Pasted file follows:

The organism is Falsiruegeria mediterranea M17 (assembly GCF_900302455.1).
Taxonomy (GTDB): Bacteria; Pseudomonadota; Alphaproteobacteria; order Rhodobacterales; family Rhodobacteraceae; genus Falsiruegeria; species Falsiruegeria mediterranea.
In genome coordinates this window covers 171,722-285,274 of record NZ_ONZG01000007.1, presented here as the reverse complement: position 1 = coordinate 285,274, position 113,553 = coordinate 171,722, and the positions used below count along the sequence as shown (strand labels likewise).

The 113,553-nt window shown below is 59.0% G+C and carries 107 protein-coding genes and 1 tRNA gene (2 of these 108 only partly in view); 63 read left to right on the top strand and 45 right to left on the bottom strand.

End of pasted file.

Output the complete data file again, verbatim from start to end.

The organism is Falsiruegeria mediterranea M17 (assembly GCF_900302455.1).
Taxonomy (GTDB): Bacteria; Pseudomonadota; Alphaproteobacteria; order Rhodobacterales; family Rhodobacteraceae; genus Falsiruegeria; species Falsiruegeria mediterranea.
In genome coordinates this window covers 171,722-285,274 of record NZ_ONZG01000007.1, presented here as the reverse complement: position 1 = coordinate 285,274, position 113,553 = coordinate 171,722, and the positions used below count along the sequence as shown (strand labels likewise).

The 113,553-nt window shown below is 59.0% G+C and carries 107 protein-coding genes and 1 tRNA gene (2 of these 108 only partly in view); 63 read left to right on the top strand and 45 right to left on the bottom strand.